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March 1, 2007

As the April days passed and the deadline that my company had given me for moving to a distant city came closer, I felt I was in a quandary. Pulling me toward staying with my job on the road was the assurance of regular income to meet my financial obligations. I had no illusions about the teaching game because as much as I loved it, I knew it was terribly dependent on weather and other factors out of my control. At the same time, I could not imagine my life without flying, without my students, who had become almost like my children, and without my friends at the airport. Was there, I wondered, a way to turn my hobby into a real business and make my own employment? There had been no one in my family, except for one maverick uncle, that had ever had their own business, so I was without role models. If I accepted the dictum of my employers, I would leave this lush and comfortable valley for a home in a far away city, a life on the road, and no way to continue to run the airport. The flight school that I'd worked hard to create would cease to exist, my students would scatter to the winds and my life in the sky would be over.

As the days passed and I struggled with the decision I would have to make, the rhythm of life at the little airport became even sweeter to me, and it slowly dawned on me that I was also feeling the rhythm of my own life, as it had become. What I'd experienced here had been special and more real to me than the all of the days that I'd been working at my 'real' job. I compared life on the road with that at the airport, and pondered what life would be like if the road was all there was. Without flying, I wondered, who would I be?

In thinking that I might lose it, I begin to analyze my days since I came to Buckhannon, to try to understand what made them so appealing to me. I knew that the past year had been happy and fulfilling, but I'd never taken the time to stop and think about what it was that made it so. It was time to figure that out.

I thought how I loved the beginning of my work days there, waking only a few yards from the airplane that will soon bear me and the day's first student aloft. These morning flights were gifts of the best the day had to offer, and they had become etched in my memory until I could play them at will, like an endless loop.

I hear the click of the magneto impulse in the morning stillness as I pull the prop through to prime the engine. Then the student's voice replies to my shouted command of "brakes and contact", and I hear the bark and clatter of the little Continental coming to life and proclaiming that the day is good and that shortly we'll be flying through the best part of it.

I smell the delightful freshness of wet grass, borne through the open window by the propeller as the engine warms, then feel the slow, rocking progress of the taxi to the end of the grass runway.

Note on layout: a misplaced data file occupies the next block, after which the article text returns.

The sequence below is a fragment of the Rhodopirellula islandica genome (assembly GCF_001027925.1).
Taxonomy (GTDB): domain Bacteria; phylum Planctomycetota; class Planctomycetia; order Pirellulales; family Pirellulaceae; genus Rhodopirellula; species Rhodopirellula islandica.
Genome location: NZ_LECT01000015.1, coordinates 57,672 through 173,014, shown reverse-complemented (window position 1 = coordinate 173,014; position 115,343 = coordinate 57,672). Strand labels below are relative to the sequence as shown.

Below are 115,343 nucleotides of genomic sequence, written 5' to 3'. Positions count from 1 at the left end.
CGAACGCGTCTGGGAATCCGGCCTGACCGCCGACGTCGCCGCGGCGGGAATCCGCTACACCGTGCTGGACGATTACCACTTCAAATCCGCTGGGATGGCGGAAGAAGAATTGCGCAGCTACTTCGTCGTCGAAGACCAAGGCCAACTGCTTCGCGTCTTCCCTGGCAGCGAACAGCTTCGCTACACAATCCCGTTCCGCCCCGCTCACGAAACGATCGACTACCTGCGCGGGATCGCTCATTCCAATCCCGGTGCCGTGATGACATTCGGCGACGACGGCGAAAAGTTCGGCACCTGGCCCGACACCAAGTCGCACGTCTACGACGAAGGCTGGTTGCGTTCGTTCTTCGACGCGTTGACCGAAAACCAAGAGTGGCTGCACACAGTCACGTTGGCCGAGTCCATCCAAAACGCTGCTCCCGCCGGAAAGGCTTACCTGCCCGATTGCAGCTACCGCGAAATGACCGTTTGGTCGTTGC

The cacophony of our takeoff shocks the slumbering cattle awake in the pasture next to the runway and the airplane bounces gently on its oleos while the wheels spray halos of dew. As the wings gain purchase in the cool air we enter the element that our machine is made for and all of us, the airplane, the student and I, become content.

In a climbing turn, we swing over hollows still ladled with morning fog, then turn east into a sun just cresting the western ridge of the Appalachian Mountains. The still sleeping town passes below us as we continue our way toward the practice area, through a sky so smooth that the airplane lies perfectly still in the student's hand. The ground slows and shrinks away as we climb slowly to the altitude where we'll do our maneuvers this morning.

These thoughts and dozens of others run through my mind as it stages yet another match between age old enemies. Practicality and matters of the heart battle to the death in my head until finally I know what I must do.

I call the company and give them my two weeks notice. I will cast my fate to the relative wind, as it were, and give up salary, bonus, expense account, company car, and benefits and become, struggling but happy, a full time, self employed aviation operator, in the mold of the hundreds before me that I had read about and admired.

The days drift by as I adjust to my weekly schedule of seven day at the airport and I feel as if a weight has been removed from my shoulders. I love not having to pack a bag and leave on yet another road trip, and my instructing load increases exponentially as my availability to teach becomes known to the students.

In all of this, as happens sometimes when a defining moment occurs, one particular instant stands out in my memory. It was June, some two months after my decision to leave the security of the road and I was returning from a late afternoon flight with a student. We had landed just at dusk on our 1600 foot sod strip, and were slowly taxing up the freshly mowed swath of grass that led to the hangar and office. The fireflies were popping their beacons of love and mist was beginning to settle on the valley as we approached the hangar, when it hit me. It was working. I was doing what my heart had told me to do, and it was working. I was paying the bills and feeding myself, by working at what I loved.

At that moment an intensity of joy washed over me, which I have seldom felt, before or since. I was home. I was home and it was so right.

Steve Weaver Aircraft Sales - Route 3 Box 696 - Phillipi, West Virginia - Phone 304-457-4523 - Fax 304-457-4799 For a restorative vacation for both your body and your soul, consider a week on the banks of the unforgettable Tygart River, in the heart of West Virginia. Click for more.

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